I have so much to say and share and yet, AND YET, I have the hardest time sitting down to write. Argh! So, I’m making a list of things I’m going to blog. This way, I can remind me and you can remind me and things will get done and shared and recorded for future generations. A little drama helps. So, here’s the list:
What we really eat for dinner
New Year thoughts or chosen things to be resolute about
Another fun trip into Dallas and yummy things
The boy who begins his name with “D”
A few fun things picked up along the way
Garden hopes and dreams
and perhaps, What I actually accomplished last year
Let’s start with what we really eat for dinner. From time to time friends have commented that we eat “strange stuff”. I’m sure they mean this as a compliment… The recipes I’ve shared here have been very “normal” so today we’ll try something different! How about some Pho? Pho is a delicious anise infused Vietnamese broth and noodle soup served with thinly sliced beef and topped with basil, jalapenos, bean sprouts, cilantro and lime wedges. Here’s a picture of dinner last week:
Who wouldn’t want to eat this?! It’s absotively delish and a dish my family craves. It has started a cult following and Pho restaurants are popping up everywhere. Even little cities like mine. Which brings to mind, I’ll explain in a bit, why correct pronunciation of the word “Pho” is so relevant. Years ago when we happened upon our inaugural bowl of Pho, we pronounced it Fo with a long “o”. We were newbies. We have since learned that it is pronounced Phu, like Elmer Fudd, without the “Elmer” part or the stuttering “d’s”. Is that clear as mud?
Proper pronunciation became fascinatingly relevant when a Pho restaurant opened nearby, named Pho King Way. Pronounced correctly, I’ll pause whilst (there’s an innocent and fun word) you sound this out… See, this kind of talk causes the “under things” of the Grammy Awards producers to go catawampus every year and makes necessary the “5 second delay”. And it necessitates, that I as a parent and quasi semi-pro Hamster Handler, ensure when I mention the restaurant that an adequate amount of pause be left between the “Pho” and the “King”.
On the drive to and from school , as we pass Pho King Way, the teens will mention perhaps a Bubble Tea stop after school. The name always leads to a discussion of the pause. We’ve decided that a proper amount of pause is probably a mile or two. Makes for long conversation.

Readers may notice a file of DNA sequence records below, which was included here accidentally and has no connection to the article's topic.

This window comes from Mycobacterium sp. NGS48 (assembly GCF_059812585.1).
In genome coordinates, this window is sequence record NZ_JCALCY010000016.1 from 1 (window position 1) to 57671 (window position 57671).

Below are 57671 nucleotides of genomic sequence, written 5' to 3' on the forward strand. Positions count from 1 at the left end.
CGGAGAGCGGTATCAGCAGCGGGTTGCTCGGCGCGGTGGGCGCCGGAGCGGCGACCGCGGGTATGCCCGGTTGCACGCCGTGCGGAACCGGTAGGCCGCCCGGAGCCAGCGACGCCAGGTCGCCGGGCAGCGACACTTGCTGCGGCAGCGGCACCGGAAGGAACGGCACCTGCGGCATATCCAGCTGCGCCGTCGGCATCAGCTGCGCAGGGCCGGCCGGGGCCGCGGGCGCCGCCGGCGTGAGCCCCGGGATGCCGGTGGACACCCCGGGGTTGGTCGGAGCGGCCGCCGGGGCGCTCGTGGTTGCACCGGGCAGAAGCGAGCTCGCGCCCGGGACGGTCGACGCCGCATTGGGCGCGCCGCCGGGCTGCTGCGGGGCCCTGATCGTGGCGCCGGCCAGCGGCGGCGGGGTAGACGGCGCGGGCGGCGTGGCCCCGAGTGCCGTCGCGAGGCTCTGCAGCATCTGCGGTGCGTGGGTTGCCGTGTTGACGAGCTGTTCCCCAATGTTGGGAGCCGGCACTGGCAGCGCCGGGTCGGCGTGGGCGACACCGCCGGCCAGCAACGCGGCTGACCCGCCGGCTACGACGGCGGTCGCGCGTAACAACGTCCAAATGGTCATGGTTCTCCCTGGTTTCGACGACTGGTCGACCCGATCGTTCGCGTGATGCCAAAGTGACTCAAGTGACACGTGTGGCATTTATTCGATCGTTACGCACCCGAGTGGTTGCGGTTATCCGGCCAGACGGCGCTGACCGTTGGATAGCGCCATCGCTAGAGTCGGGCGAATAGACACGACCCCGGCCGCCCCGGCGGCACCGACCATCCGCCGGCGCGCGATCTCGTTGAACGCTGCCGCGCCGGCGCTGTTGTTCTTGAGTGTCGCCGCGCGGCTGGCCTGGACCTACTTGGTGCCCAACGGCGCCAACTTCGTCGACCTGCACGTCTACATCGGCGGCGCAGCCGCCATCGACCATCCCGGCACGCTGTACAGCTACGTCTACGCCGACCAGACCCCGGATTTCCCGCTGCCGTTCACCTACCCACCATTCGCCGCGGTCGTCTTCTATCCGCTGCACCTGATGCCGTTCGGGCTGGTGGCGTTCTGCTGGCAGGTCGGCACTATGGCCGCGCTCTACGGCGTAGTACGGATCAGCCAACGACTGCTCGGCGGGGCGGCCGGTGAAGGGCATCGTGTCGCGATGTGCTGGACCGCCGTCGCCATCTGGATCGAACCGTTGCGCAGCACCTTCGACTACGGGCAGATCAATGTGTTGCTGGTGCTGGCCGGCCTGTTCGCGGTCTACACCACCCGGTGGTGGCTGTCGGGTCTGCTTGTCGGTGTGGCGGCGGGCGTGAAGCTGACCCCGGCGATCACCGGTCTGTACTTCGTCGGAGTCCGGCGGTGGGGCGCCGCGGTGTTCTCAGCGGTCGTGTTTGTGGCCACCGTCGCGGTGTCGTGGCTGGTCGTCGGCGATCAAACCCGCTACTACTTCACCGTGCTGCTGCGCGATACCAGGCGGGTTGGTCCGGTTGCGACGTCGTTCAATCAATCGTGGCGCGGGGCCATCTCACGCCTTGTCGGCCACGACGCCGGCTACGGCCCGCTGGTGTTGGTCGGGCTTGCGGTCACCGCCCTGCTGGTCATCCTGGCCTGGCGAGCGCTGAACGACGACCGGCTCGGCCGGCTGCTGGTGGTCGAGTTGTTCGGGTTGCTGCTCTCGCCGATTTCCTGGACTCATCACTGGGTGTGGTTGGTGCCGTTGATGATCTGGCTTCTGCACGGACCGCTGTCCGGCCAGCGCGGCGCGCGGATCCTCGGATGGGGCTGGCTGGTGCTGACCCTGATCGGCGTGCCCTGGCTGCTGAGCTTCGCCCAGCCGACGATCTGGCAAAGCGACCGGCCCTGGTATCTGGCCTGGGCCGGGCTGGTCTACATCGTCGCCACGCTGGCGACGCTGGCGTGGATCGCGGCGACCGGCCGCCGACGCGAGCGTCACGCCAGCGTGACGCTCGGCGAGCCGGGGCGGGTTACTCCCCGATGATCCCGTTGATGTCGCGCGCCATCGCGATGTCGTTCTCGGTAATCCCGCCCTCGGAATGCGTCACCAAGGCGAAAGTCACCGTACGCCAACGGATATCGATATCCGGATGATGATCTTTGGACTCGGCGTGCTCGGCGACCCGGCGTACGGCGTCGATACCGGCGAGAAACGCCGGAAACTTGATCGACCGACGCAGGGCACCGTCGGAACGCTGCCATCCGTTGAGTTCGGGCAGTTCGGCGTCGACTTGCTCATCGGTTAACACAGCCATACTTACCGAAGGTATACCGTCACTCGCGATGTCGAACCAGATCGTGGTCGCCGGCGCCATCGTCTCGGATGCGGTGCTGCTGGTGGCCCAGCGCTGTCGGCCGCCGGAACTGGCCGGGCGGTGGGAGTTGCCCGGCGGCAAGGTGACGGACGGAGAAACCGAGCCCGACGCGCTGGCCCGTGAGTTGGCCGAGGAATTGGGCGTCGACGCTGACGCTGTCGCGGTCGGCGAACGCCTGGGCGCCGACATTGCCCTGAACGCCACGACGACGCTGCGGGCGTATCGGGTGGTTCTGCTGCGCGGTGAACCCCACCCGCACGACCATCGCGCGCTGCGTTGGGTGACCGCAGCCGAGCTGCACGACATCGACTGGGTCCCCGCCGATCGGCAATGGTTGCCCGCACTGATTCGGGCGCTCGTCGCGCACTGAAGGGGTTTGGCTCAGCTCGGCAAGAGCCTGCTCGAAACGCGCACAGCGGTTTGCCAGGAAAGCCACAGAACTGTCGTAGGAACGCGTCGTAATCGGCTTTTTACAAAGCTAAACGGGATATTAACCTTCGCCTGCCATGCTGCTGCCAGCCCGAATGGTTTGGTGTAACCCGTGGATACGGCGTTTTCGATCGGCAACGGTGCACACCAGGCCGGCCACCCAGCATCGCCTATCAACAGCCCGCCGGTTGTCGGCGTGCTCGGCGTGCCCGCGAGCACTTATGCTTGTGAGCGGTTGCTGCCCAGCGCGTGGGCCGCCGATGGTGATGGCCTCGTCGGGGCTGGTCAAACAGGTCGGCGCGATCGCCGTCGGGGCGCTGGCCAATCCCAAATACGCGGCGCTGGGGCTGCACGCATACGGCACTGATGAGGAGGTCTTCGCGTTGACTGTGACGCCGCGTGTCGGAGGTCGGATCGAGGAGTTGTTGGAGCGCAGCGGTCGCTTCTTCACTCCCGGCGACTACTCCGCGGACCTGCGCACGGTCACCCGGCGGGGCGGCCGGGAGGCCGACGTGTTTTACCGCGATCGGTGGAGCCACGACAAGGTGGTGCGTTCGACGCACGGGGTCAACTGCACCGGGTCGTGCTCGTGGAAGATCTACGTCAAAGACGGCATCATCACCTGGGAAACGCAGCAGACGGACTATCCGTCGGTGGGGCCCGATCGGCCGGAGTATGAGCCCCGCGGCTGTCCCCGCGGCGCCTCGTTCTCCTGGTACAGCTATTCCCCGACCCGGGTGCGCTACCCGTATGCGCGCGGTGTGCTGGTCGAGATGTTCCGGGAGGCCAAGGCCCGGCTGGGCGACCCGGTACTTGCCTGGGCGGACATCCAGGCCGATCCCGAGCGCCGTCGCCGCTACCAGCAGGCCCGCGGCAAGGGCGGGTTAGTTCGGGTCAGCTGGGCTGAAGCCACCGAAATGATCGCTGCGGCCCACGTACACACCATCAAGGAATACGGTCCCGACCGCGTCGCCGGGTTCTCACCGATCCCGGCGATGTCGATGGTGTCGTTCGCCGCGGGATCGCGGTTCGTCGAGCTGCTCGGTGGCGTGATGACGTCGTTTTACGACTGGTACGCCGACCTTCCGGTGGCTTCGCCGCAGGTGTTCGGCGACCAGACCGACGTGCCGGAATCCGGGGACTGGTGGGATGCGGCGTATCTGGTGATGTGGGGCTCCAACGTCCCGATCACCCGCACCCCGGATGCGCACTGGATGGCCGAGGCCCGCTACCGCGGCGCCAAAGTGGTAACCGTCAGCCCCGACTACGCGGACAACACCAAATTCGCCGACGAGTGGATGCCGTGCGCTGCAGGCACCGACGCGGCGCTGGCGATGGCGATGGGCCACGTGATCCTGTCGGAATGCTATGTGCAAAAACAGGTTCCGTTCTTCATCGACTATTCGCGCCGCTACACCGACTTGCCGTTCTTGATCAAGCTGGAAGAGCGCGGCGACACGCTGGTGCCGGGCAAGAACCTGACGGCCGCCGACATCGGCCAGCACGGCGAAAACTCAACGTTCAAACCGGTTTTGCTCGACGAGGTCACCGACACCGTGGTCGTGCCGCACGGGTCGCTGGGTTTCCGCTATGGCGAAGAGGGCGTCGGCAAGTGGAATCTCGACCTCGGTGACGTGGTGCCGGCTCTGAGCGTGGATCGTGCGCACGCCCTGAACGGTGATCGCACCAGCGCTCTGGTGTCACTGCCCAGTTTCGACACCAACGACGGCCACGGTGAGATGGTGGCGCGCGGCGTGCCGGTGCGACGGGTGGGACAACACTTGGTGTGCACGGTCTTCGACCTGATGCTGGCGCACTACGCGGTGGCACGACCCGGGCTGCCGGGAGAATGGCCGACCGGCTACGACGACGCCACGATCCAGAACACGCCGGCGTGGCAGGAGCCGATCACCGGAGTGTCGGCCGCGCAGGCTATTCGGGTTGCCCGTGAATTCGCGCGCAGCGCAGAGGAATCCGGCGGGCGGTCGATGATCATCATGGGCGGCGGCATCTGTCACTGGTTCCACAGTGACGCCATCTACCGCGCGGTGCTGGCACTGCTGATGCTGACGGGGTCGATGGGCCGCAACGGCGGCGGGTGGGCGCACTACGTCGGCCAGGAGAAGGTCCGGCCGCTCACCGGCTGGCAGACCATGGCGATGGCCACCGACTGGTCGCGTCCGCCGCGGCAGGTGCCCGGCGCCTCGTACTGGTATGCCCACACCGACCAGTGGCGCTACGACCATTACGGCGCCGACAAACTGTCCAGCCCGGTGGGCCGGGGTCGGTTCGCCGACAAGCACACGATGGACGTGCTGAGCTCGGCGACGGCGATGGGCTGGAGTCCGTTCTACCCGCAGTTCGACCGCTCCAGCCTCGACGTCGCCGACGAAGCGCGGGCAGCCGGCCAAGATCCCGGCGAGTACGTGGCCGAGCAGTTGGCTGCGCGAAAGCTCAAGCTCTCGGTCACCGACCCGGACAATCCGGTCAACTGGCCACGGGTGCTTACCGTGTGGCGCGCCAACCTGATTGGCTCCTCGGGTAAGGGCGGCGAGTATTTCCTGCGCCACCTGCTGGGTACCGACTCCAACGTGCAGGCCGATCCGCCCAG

Anywho… here is a Pho recipe I adapted for my family that suits us just fine. I hope you’ll try it and give your friends something to talk about!
Beef Pho (serves 4)
2 cups sliced onion
4 (1/8 inch) slices unpeeled fresh ginger
5 cups beef broth
2 tablespoons sugar
2 tablespoons fish sauce
5 star anise
3 whole cloves
1 (16 ounce) package dried, flat, rice noodles
4 (4 ounce) sirloin steaks, frozen or partially frozen
1 cup fresh bean sprouts
1/2 cup chopped green onions
1 bunch of of fresh basil leaves (12 to 15 leaves)
1 lime, cut in 4 wedges
1 jalapeno, sliced thin
1 small bunch cilantro, washed and stems removed
1. Place steaks in freezer so that they will be frozen or partially frozen when needed in step 3. Freezing allows the steaks to be easily sliced very thinly. The steaks need to be sliced very thin to allow the boiling broth to “cook” them when ladled over the steak.
2. Combine the 2 cups onion and ginger in a heavy skillet over high heat. Cook 4 minutes or until charred, stirring often. Charring the onion and ginger in a dry skillet gives the broth a deep flavor. Remove from heat. Combine onion mixture, broth, sugar, fish sauce, star anise and the whole cloves in a large pot. Bring to a boil; cover, reduce heat and simmer for 30 minutes. Remove onions, ginger, star anise and cloves with a slotted spoon, reserving liquid. Set aside.
3. While broth is simmering, boil a large pot of lightly salted water. When it comes to a boil, remove from heat and drop in dried, flat rice noodles. Let noodles soak for 5 to 8 minutes, depending on the brand. The noodles should be soft but not mushy.Remove noodles from water and divide them into 4 large serving bowls. Also, while broth is simmering, remove steaks from freezer and use a very sharp knife to cut the steaks against the grain very thinly. Place sliced steak on top of noodles in each bowl. (If you would like your steak more “done”, sear them quickly in a very hot skillet coated with cooking spray.)
4. Bring broth to a boil. Spoon boiling broth over steak and noodles in each bowl.
5. Top with vegetable toppings (bean sprouts through cilantro) to your liking.
A little more info:
Ginger root is readily found in most super markets in the produce section. If the piece in the store is too big for your use, simply break off the size of ginger you need at one of the small “knobs”.
Star anise can be purchased in packages at Asian markets or in spice, bulk bins at stores like Central Market.
Rice noodles can be found at some supermarkets in the Asian section. It’s worth the trip to go to an Asian market to purchase them though. Make sure to take your kids as Asian markets make an interesting field trip. Pick up some fresh steamed buns, standing soup spoons and chop sticks while you’re there! Here is a brand of rice noodles I purchased at an Asian market.
You’ll notice that the ingredients are listed as flour and water. I think they mean rice flour but some things are lost in translation.
“Do not dismiss the dish by saying that it is just simple food. The blessed thing is an entire civilization in itself.” Atdulhak Sinasi